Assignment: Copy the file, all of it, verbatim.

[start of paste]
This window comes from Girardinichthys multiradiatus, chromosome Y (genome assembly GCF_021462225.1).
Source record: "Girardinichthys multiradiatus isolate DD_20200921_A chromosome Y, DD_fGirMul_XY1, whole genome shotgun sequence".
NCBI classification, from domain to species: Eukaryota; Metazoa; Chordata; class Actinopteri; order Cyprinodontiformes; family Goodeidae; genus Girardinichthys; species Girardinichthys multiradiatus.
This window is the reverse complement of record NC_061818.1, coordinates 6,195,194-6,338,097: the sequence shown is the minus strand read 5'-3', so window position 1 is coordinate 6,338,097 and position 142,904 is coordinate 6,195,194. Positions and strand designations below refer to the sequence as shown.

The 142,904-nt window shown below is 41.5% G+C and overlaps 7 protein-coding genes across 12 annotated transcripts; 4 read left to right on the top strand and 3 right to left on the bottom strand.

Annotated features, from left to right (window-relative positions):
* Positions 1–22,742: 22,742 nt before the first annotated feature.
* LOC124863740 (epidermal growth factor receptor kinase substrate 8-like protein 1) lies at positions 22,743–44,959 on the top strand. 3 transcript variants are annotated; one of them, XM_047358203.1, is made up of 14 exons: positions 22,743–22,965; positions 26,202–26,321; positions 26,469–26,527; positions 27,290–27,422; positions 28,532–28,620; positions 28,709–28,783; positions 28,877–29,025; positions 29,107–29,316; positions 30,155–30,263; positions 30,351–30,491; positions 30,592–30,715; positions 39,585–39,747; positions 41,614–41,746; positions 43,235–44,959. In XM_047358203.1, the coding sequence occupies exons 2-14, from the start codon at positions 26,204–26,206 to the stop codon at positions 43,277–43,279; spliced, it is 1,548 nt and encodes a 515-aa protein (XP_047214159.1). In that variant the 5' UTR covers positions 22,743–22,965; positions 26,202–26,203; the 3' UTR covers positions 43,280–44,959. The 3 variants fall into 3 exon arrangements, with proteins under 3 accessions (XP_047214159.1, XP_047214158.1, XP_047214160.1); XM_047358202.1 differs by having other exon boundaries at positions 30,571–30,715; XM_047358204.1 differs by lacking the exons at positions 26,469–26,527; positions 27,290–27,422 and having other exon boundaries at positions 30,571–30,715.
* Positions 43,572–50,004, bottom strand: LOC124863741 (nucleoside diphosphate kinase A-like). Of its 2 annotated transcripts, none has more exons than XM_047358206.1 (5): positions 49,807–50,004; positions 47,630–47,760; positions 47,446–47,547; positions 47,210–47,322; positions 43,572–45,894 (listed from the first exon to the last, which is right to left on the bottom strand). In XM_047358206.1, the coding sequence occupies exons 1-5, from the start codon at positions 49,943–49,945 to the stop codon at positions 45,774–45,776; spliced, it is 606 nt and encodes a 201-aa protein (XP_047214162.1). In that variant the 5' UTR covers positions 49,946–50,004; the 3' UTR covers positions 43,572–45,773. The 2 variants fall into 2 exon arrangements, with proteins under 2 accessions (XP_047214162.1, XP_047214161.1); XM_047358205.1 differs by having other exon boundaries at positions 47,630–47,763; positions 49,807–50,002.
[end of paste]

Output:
This window comes from Girardinichthys multiradiatus, chromosome Y (genome assembly GCF_021462225.1).
Source record: "Girardinichthys multiradiatus isolate DD_20200921_A chromosome Y, DD_fGirMul_XY1, whole genome shotgun sequence".
NCBI classification, from domain to species: Eukaryota; Metazoa; Chordata; class Actinopteri; order Cyprinodontiformes; family Goodeidae; genus Girardinichthys; species Girardinichthys multiradiatus.
This window is the reverse complement of record NC_061818.1, coordinates 6,195,194-6,338,097: the sequence shown is the minus strand read 5'-3', so window position 1 is coordinate 6,338,097 and position 142,904 is coordinate 6,195,194. Positions and strand designations below refer to the sequence as shown.

The 142,904-nt window shown below is 41.5% G+C and overlaps 7 protein-coding genes across 12 annotated transcripts; 4 read left to right on the top strand and 3 right to left on the bottom strand.

Annotated features, from left to right (window-relative positions):
* Positions 1–22,742: 22,742 nt before the first annotated feature.
* LOC124863740 (epidermal growth factor receptor kinase substrate 8-like protein 1) lies at positions 22,743–44,959 on the top strand. 3 transcript variants are annotated; one of them, XM_047358203.1, is made up of 14 exons: positions 22,743–22,965; positions 26,202–26,321; positions 26,469–26,527; positions 27,290–27,422; positions 28,532–28,620; positions 28,709–28,783; positions 28,877–29,025; positions 29,107–29,316; positions 30,155–30,263; positions 30,351–30,491; positions 30,592–30,715; positions 39,585–39,747; positions 41,614–41,746; positions 43,235–44,959. In XM_047358203.1, the coding sequence occupies exons 2-14, from the start codon at positions 26,204–26,206 to the stop codon at positions 43,277–43,279; spliced, it is 1,548 nt and encodes a 515-aa protein (XP_047214159.1). In that variant the 5' UTR covers positions 22,743–22,965; positions 26,202–26,203; the 3' UTR covers positions 43,280–44,959. The 3 variants fall into 3 exon arrangements, with proteins under 3 accessions (XP_047214159.1, XP_047214158.1, XP_047214160.1); XM_047358202.1 differs by having other exon boundaries at positions 30,571–30,715; XM_047358204.1 differs by lacking the exons at positions 26,469–26,527; positions 27,290–27,422 and having other exon boundaries at positions 30,571–30,715.
* Positions 43,572–50,004, bottom strand: LOC124863741 (nucleoside diphosphate kinase A-like). Of its 2 annotated transcripts, none has more exons than XM_047358206.1 (5): positions 49,807–50,004; positions 47,630–47,760; positions 47,446–47,547; positions 47,210–47,322; positions 43,572–45,894 (listed from the first exon to the last, which is right to left on the bottom strand). In XM_047358206.1, the coding sequence occupies exons 1-5, from the start codon at positions 49,943–49,945 to the stop codon at positions 45,774–45,776; spliced, it is 606 nt and encodes a 201-aa protein (XP_047214162.1). In that variant the 5' UTR covers positions 49,946–50,004; the 3' UTR covers positions 43,572–45,773. The 2 variants fall into 2 exon arrangements, with proteins under 2 accessions (XP_047214162.1, XP_047214161.1); XM_047358205.1 differs by having other exon boundaries at positions 47,630–47,763; positions 49,807–50,002.